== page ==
In this year’s State of the Union address, President Obama outlined a plan to gradually raise the minimum wage from $7.25 to $9/hour. Raising the minimum wage has always been contentious, but necessary — conservatives should remember that in 2007, President Bush signed a 41% minimum wage hike into law, while Obama’s is just under 25%. Yet this is a political fight we shouldn’t have to have. The poor — mostly women and minorities — make too little. And the more radical aspect of Obama’s plan could fix that for good. The president has proposed indexing minimum wage, meaning that it would increase each year as the cost of living slowly climbs, free from the whims of partisan bickering.
Our federal minimum wage began in 1938, when President Franklin Roosevelt signed the Fair Labor Standards Act, which also limited the work-week to 44 hours, provided guaranteed overtime and placed limits on child labor. The minimum wage was set at 25 cents an hour (about $4.10 today). Its purpose was simple: guarantee that Americans who went to work received a wage they could live on. And the hope was that higher wages for workers would mean more consumer spending, thus strengthening the U.S. economy. Since its enactment, the benefits of a minimum wage have been well established.
(MORE: A Brief History of the Minimum Wage)
Three years before the Fair Labor Standards Act, Roosevelt signed into law legislation that he is perhaps more famous for: the Social Security Act. Those who receive Social Security today know well the importance of cost of living adjustments. While the first beneficiaries no doubt appreciated their checks when they arrived in 1940, each year they saw those checks remain the same as goods around them increased in price. In 1950 Congress acted, raising Social Security payments; they did so again in 1952 — resulting in an almost twofold increase in benefits. But for decades seniors didn’t know if they would have less money to spend the following year (or if they would have enough to live on).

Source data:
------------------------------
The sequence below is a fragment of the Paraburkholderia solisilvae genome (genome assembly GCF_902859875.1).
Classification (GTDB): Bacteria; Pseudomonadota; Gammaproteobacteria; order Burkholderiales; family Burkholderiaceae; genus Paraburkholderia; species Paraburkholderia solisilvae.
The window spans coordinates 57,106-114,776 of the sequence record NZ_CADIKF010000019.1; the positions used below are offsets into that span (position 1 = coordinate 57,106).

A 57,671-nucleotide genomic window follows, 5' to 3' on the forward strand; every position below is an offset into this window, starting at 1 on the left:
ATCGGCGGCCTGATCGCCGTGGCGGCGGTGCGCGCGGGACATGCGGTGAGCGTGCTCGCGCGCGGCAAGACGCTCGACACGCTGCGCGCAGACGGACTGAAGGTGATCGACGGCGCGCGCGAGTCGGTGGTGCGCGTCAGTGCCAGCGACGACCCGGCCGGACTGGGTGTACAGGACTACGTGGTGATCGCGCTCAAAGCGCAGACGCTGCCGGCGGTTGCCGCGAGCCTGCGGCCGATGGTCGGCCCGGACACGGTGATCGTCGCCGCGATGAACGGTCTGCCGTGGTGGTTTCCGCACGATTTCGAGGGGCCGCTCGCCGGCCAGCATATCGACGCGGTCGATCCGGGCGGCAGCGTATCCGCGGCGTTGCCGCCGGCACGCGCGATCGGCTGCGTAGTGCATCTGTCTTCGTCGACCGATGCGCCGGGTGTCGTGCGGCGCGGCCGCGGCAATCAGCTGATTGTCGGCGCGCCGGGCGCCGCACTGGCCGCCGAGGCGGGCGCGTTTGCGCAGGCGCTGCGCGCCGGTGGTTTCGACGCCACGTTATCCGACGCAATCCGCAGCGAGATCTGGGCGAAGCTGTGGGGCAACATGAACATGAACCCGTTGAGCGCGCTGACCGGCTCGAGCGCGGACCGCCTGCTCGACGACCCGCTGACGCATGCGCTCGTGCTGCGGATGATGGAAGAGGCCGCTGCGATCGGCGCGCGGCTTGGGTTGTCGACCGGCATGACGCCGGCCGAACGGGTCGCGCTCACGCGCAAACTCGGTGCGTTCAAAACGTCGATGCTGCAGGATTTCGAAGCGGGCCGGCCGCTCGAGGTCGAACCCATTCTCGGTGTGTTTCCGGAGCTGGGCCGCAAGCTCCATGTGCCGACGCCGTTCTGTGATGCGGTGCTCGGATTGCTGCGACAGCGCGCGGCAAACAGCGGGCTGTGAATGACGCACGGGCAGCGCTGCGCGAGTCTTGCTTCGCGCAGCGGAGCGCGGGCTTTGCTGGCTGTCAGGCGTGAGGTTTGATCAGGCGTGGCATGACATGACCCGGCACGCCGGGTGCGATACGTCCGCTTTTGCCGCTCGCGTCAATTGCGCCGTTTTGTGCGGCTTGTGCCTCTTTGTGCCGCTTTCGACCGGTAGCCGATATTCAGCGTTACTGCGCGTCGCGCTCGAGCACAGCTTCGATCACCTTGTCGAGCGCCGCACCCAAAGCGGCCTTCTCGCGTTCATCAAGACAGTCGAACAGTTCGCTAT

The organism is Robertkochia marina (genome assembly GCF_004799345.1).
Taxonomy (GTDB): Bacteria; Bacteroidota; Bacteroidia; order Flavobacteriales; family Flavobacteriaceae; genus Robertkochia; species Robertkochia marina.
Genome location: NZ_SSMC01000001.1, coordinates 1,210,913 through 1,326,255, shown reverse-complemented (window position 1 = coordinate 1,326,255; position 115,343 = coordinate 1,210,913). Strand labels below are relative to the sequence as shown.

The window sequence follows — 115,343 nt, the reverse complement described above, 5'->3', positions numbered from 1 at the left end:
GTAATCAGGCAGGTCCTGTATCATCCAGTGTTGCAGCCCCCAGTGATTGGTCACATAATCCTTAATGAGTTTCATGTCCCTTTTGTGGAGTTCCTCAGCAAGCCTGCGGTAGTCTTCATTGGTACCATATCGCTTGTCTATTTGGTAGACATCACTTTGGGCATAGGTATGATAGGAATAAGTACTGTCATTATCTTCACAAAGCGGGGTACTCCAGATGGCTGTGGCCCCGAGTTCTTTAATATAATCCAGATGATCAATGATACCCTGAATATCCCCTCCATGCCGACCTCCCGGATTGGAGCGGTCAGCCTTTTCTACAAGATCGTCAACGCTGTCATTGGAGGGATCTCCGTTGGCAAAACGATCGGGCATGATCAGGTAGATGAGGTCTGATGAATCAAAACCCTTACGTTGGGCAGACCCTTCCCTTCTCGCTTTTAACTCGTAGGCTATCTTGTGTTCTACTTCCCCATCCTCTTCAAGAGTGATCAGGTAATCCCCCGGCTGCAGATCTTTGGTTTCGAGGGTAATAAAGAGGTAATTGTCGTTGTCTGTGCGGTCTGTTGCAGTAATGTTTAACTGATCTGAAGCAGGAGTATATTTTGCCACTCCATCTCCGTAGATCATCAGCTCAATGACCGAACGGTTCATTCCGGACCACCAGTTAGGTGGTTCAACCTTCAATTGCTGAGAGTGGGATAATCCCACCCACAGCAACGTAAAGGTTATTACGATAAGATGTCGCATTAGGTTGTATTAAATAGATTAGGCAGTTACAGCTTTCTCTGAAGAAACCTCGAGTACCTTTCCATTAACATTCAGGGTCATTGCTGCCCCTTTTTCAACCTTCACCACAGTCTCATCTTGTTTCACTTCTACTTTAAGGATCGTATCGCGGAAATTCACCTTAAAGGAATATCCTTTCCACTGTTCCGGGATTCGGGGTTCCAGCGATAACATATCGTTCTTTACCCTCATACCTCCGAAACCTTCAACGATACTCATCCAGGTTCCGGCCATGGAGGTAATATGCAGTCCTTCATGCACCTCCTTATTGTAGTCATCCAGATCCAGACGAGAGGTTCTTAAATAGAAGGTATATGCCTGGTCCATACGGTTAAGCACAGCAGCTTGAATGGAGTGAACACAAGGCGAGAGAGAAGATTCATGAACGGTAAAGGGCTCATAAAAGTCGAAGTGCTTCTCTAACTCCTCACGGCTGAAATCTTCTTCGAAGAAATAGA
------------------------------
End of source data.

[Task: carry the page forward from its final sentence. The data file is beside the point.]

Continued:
In 1972 Congress decided that it was cruel to submit the paychecks of seniors to the fickle whims of Washington politics; since then, seniors have enjoyed cost of living adjustments to their Social Security checks. Low-wage workers enjoy no such benefit, unless they live in one of 10 states that index their minimum wage. All others must live with the near-guarantee that they will have less money in future years because the minimum wage is locked in place. We must replace this certainty of less with the promise of more.
It is important to consider how much people earning the minimum wage actually make. At present, a minimum wage earner working 40 hours a week without ever taking a vacation will make $15,080 a year. Obama’s proposed increase would mean an additional $3,640. Most minimum wage workers are adults, not teens, and most work for large corporations, not mom-and-pop stores. This means there are hard-working parents who are employed full-time at places that make billions in profits and often receive considerable tax breaks. And yet these parents still don’t earn enough to live above the poverty line.
(MORE: Working on Holidays: The New Class Divide?)
How have we gotten to a place where people can work tirelessly and still not make ends meet? In large part it’s the result of political ambivalence to the conditions of poverty and the wages of our lowest paid workers. As the minimum wage has remained flat, productivity has increased, and so too have corporate profits. If the minimum wage of the 1960s had increased with productivity, it would stand at around $15/hour. If it increased with inflation, it would be more than $10/hour.
While the economic arguments for raising the minimum wage are important, we should also not forget to think about the morality of our economy. We all derive not just wages from our labors, but purpose, meaning and a sense that we are part of something greater than ourselves: by supporting our family, helping our co-workers, and participating in the shared enterprise of community. Yes, the minimum wage should be higher. But it’s not just because it’s good for the economy and will help raise the wages of even non-minimum wage workers. It’s because there is a value to work that is deeper than money. And we cheapen that value if at the end of working a long day, our fellow Americans still live in poverty, with little hope of escape, and no promise of just a little bit more next year.